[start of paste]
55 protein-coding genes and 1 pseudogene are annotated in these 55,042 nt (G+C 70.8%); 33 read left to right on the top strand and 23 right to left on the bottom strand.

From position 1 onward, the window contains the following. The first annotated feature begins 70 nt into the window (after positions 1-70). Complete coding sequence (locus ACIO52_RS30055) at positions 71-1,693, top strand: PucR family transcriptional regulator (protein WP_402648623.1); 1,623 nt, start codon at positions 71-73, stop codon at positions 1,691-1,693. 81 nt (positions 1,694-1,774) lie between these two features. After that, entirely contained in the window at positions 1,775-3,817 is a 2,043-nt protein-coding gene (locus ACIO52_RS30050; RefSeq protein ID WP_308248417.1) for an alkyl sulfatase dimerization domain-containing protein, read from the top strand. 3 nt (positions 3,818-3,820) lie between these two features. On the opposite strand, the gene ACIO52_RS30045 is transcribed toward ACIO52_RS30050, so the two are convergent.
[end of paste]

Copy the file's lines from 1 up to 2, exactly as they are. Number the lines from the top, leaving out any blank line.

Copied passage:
55 protein-coding genes and 1 pseudogene are annotated in these 55,042 nt (G+C 70.8%); 33 read left to right on the top strand and 23 right to left on the bottom strand.

From position 1 onward, the window contains the following. The first annotated feature begins 70 nt into the window (after positions 1-70). Complete coding sequence (locus ACIO52_RS30055) at positions 71-1,693, top strand: PucR family transcriptional regulator (protein WP_402648623.1); 1,623 nt, start codon at positions 71-73, stop codon at positions 1,691-1,693. 81 nt (positions 1,694-1,774) lie between these two features. After that, entirely contained in the window at positions 1,775-3,817 is a 2,043-nt protein-coding gene (locus ACIO52_RS30050; RefSeq protein ID WP_308248417.1) for an alkyl sulfatase dimerization domain-containing protein, read from the top strand. 3 nt (positions 3,818-3,820) lie between these two features. On the opposite strand, the gene ACIO52_RS30045 is transcribed toward ACIO52_RS30050, so the two are convergent.